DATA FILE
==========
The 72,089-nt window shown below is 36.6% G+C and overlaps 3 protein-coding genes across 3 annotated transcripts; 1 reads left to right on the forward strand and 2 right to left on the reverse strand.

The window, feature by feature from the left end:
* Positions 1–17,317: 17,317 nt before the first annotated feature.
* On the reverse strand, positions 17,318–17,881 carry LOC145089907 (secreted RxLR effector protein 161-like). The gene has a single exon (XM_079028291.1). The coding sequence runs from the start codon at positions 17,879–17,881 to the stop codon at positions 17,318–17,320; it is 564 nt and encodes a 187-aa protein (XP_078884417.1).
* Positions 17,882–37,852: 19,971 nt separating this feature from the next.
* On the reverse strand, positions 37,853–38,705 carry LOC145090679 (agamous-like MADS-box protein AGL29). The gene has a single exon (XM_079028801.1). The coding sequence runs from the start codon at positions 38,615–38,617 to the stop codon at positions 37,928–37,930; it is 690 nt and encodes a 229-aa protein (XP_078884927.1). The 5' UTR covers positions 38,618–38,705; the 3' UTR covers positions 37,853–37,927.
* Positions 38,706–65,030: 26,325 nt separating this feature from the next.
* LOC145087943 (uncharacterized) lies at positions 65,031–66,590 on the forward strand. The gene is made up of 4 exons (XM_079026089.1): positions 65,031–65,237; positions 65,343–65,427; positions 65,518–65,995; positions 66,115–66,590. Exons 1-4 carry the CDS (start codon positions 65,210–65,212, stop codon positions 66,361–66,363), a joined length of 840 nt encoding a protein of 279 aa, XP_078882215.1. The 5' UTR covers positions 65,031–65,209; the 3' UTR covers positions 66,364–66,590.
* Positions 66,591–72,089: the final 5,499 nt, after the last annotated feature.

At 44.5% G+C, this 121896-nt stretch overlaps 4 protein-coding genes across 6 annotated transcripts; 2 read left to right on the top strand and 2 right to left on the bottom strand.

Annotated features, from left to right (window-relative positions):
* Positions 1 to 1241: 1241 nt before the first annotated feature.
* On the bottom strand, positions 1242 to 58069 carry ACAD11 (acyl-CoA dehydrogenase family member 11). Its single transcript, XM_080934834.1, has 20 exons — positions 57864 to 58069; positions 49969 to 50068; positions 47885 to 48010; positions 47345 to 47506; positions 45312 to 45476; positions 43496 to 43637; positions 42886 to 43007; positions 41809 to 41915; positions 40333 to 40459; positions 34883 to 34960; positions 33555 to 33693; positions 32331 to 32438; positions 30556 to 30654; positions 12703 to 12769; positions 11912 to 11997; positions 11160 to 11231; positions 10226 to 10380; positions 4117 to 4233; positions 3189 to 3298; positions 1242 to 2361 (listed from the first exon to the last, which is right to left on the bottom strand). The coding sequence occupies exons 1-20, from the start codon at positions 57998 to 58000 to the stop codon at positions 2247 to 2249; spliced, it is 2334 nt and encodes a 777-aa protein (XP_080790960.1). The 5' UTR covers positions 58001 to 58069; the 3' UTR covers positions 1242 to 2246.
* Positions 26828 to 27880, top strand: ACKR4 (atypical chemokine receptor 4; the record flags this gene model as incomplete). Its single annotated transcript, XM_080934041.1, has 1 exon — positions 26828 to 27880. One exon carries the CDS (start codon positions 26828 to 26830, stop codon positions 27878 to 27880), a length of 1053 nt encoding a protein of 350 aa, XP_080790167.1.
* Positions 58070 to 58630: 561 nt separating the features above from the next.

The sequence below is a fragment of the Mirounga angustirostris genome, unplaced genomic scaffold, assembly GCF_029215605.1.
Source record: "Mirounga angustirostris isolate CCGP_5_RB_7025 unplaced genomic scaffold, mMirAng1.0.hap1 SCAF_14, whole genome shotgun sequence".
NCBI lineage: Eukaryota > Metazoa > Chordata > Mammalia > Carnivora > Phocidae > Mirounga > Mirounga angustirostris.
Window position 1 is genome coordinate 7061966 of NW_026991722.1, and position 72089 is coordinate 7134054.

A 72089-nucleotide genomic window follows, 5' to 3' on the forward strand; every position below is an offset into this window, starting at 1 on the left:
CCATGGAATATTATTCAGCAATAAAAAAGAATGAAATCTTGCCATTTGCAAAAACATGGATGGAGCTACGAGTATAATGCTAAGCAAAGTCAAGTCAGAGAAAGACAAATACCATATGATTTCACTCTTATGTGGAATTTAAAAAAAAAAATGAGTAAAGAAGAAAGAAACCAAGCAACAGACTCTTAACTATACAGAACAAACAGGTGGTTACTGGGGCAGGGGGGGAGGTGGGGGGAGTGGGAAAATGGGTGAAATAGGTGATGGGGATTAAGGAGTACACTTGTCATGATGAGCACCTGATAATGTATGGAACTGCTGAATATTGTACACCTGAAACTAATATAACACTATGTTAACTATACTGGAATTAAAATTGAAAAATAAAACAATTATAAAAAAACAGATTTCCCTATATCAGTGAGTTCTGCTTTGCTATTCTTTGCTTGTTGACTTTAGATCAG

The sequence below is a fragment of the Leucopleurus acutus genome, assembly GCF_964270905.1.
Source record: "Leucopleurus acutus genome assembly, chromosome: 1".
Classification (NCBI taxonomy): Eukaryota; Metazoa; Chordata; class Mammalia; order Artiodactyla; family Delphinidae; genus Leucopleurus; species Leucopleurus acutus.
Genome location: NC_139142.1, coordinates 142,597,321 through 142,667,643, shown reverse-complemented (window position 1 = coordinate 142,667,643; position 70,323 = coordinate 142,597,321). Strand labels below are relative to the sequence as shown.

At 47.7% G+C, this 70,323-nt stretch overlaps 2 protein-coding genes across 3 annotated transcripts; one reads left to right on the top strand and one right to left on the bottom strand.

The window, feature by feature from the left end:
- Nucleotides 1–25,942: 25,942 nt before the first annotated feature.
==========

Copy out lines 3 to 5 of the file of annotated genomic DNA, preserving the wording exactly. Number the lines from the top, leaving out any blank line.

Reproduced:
* Positions 1–17,317: 17,317 nt before the first annotated feature.
* On the reverse strand, positions 17,318–17,881 carry LOC145089907 (secreted RxLR effector protein 161-like). The gene has a single exon (XM_079028291.1). The coding sequence runs from the start codon at positions 17,879–17,881 to the stop codon at positions 17,318–17,320; it is 564 nt and encodes a 187-aa protein (XP_078884417.1).
* Positions 17,882–37,852: 19,971 nt separating this feature from the next.